''At the beginning of ninth grade a lot of girls are opting out of elective math,'' says Berryman. ''By the end of high school, boys and girls demonstrate differing levels of math ability. And unless you have the full mathematical sequence, the ball game is almost entirely over.''
''A great percentage of women and minorities are excluded from science even before they've begun,'' says Dr. Margaret Kivelson, chairwoman of the Department of Earth and Space Sciences at the University of California at Los Angeles.
Other observers point to the economic woes of universities during the 1970s as adversely affecting women's opportunities for professional advancement. ''The cutback in science funding, particularly at the big research universities, came right when there was the big push to increase the numbers of women faculty members,'' says Dr. Vera Kistiakowsky, a physicist at the Massachusetts Institute of Technology. ''As a result, faculties have gotten older and older, with few younger women members.''
While most observers insist that women's professional opportunities in academia should improve as the current crop of science faculty begins to retire during the next decade, others, including Dr. Kistiakowsky, insist that the ''mystique'' and exceptionally rigorous demands of a science career continue to affect women more than men.
Not only do the pressures to obtain research contracts, funding, and a reputation come early in a science career, but many women find such pressures work against raising children. Traditionally many married women scientists have stepped off the high-powered career path and into less competitive research-associate positions.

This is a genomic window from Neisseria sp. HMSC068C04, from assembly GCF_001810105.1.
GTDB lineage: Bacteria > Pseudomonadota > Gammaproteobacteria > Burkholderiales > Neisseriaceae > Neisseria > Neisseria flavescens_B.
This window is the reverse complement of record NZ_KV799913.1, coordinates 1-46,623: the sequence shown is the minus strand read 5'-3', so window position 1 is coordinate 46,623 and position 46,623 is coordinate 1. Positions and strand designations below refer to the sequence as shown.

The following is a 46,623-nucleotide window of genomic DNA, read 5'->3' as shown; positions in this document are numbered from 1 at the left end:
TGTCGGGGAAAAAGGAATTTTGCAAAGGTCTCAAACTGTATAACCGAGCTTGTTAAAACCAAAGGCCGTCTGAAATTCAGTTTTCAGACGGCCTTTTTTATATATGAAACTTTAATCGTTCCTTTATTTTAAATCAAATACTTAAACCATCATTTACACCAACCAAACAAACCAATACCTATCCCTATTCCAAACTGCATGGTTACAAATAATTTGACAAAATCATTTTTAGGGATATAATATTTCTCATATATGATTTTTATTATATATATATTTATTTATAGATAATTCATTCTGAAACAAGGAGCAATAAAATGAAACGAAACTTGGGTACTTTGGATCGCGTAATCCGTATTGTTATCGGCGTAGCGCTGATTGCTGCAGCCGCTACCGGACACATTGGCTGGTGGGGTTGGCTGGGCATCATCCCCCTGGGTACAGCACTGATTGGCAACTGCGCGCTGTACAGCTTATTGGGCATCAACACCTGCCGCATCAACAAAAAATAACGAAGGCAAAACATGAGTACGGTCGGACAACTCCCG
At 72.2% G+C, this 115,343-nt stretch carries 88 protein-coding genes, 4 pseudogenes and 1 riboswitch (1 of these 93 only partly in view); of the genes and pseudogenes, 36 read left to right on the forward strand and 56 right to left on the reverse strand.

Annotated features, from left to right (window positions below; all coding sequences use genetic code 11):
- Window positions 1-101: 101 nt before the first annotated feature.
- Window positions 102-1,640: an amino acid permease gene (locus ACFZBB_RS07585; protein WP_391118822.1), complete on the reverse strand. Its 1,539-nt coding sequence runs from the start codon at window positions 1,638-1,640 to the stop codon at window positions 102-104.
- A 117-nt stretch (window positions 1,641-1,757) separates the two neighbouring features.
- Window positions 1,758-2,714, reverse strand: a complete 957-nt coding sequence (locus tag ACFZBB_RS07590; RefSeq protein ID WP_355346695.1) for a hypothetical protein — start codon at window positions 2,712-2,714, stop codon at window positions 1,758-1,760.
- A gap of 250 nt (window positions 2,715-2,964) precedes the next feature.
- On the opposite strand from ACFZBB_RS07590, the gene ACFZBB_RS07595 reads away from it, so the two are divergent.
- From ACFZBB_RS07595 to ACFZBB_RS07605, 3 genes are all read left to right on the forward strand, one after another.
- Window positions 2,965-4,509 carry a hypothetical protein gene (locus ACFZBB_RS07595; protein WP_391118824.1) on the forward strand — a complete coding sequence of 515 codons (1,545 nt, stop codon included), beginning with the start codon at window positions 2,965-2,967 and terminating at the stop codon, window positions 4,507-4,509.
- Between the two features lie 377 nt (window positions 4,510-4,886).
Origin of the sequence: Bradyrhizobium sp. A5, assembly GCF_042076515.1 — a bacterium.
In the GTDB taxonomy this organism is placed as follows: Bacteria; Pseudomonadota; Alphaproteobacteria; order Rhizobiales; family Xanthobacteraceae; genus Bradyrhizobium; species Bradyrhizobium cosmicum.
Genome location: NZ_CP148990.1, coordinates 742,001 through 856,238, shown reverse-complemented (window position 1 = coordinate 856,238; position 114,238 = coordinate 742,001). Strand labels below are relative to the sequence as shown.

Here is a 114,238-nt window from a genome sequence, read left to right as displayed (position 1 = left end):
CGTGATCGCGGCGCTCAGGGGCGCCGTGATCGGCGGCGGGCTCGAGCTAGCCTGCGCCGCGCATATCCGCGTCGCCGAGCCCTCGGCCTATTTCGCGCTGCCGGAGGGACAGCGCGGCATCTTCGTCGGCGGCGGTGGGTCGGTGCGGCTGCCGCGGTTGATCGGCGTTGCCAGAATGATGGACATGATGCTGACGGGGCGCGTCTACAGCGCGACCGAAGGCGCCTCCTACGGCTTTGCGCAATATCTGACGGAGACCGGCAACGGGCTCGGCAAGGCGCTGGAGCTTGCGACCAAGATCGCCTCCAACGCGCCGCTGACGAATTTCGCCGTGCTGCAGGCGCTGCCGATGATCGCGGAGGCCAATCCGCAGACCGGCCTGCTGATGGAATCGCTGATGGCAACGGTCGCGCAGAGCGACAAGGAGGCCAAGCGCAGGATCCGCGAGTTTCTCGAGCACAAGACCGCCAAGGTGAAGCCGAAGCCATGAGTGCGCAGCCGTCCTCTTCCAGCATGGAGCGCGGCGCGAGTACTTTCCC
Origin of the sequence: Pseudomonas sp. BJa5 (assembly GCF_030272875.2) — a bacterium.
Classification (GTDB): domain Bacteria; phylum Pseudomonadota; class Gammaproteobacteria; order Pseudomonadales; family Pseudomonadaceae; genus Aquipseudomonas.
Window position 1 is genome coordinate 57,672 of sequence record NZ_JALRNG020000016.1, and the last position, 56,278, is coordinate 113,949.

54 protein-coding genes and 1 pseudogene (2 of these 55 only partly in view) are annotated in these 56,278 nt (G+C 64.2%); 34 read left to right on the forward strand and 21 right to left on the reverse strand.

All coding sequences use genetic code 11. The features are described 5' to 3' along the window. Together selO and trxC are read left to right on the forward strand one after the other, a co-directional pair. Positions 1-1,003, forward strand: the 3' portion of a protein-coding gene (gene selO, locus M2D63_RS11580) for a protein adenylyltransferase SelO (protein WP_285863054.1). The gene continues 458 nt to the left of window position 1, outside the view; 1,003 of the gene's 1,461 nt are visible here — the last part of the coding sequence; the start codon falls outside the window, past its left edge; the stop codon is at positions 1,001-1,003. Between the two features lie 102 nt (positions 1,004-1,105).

''In order to be competitive, (women) can't expect special consideration,'' says Dr. Cynthia Friend, an assistant professor at Harvard's Chemistry Department and the mother of two young children. ''People want to see what kind of science you do. You must be a scientist first and not let gender come into play.''
But it is precisely that question of gender that many observers within the scientific community are beginning to raise. A recent article in New Scientist magazine by Dr. Hedvah Shuchman, formerly of the New Jersey Institute of Technology, posed this question: ''When women rise to positions of authority in engineering, management, and scientific laboratories, will they shift the focus of government and industry from defense to health and welfare?''
Evidence for such a prospect is hard to come by. Not only do women remain in the minority in most scientific fields, but few statistics exist to support the hypothesis. While some observers say that administrative and leadership styles would more likely be affected than research-and-development decisions, others disagree. ''In some fields, such as medicine and biology, (increasing numbers of women) will make an enormous difference,'' says Dr. Kistiakowsky. ''But in those fields more detatched from everyday concerns, there will be virtually none.''
''The presence of more women at all levels will have a measurable effect on the kinds of science we do,'' says Dr. John Slaughter, chancellor of the University of Maryland and former head of the National Science Foundation.
Still others insist that federal funding decisions are most crucial to women's success in science. ''If more women controlled the grant mechanisms, there would likely be a difference in the proposals funded and in the projects proposed,'' says Betty Vettor.
Already the National Science Foundation has earmarked $2.5 million out of a $ 1.5 billion budget for 1985 for research projects specifically proposed by women entering and returning to science careers.